Thursday, December 28, 2006


A friend of mine said the other day, "Funny how now that Ford has died, we're all heaping praise on him." Fair enough. Ford was not the best President in our history, not an innovator like FDR or Reagan and I certainly had disagreements with some of his views and actions, but now that he's gone, I've had time to genuinely reflect.

You know that show "Dirty Jobs" on the Discovery Channel? It's the one where host Mike Rowe spends a day working at some of the most dirty, miserable jobs in the country: Worm dung farmer; roadkill cleaner; chimney sweep; skull cleaner; etc. The slogan for the show is something like, "A salute to the people who make life easier for the rest of us." If you think about it, Gerald Ford had the ultimate "dirty job" at least in a metaphorical sense. Taking over the office of the Presidency in 1974 was the first dirty job of the era. You had a president resign in disgrace, we were leaving a brutal war with a sense of failure, Leftists with Viet Cong flags were marching in the streets, the economy was a mess, and the list goes on. Ford, who never aspired to the office, took over the reins of leadership with incredible grace and civility. He made decisions that were bad for his career, but good for the country. On July 4th, 1776, the Bicentennial, he saw the fruits of his leadership as the country celebrated 200 years with great joy and passion. He had done what needed to be done: he restored the faith in America.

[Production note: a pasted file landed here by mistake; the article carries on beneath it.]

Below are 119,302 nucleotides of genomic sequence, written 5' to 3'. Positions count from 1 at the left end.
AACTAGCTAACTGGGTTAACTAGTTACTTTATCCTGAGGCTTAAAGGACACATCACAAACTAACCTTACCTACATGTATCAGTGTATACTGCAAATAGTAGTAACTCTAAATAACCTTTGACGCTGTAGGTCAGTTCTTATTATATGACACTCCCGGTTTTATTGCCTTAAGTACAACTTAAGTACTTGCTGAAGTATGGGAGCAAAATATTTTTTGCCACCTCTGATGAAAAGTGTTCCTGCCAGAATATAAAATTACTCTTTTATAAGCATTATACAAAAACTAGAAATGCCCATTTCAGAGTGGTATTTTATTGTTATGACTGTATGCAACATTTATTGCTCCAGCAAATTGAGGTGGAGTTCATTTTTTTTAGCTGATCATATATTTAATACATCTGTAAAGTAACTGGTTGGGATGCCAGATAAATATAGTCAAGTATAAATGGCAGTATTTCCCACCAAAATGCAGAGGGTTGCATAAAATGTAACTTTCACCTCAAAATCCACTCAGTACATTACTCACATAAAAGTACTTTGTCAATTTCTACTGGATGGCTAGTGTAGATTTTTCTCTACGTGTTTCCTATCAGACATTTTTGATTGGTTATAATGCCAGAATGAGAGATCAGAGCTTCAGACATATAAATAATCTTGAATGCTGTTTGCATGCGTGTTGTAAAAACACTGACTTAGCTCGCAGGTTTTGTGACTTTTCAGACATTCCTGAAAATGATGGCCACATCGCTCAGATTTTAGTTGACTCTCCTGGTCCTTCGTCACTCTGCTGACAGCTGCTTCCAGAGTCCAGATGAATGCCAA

It's true we tend to heap praise on the recently departed, but death tends to show us what we didn't appreciate enough when it was right there in front of us. President Ford's leadership was something that we desperately needed at the time and we live better lives today because of his willingness to do the "dirty work."

1 comment:

Punditarian said...

Very nice and thoughtful posting, Popinjay. It is remarkable to think that the Bicentennial was celebrated with an unelected President in office, and the Republic didn't even blink. The strength of our Constitutional institutions is remarkable.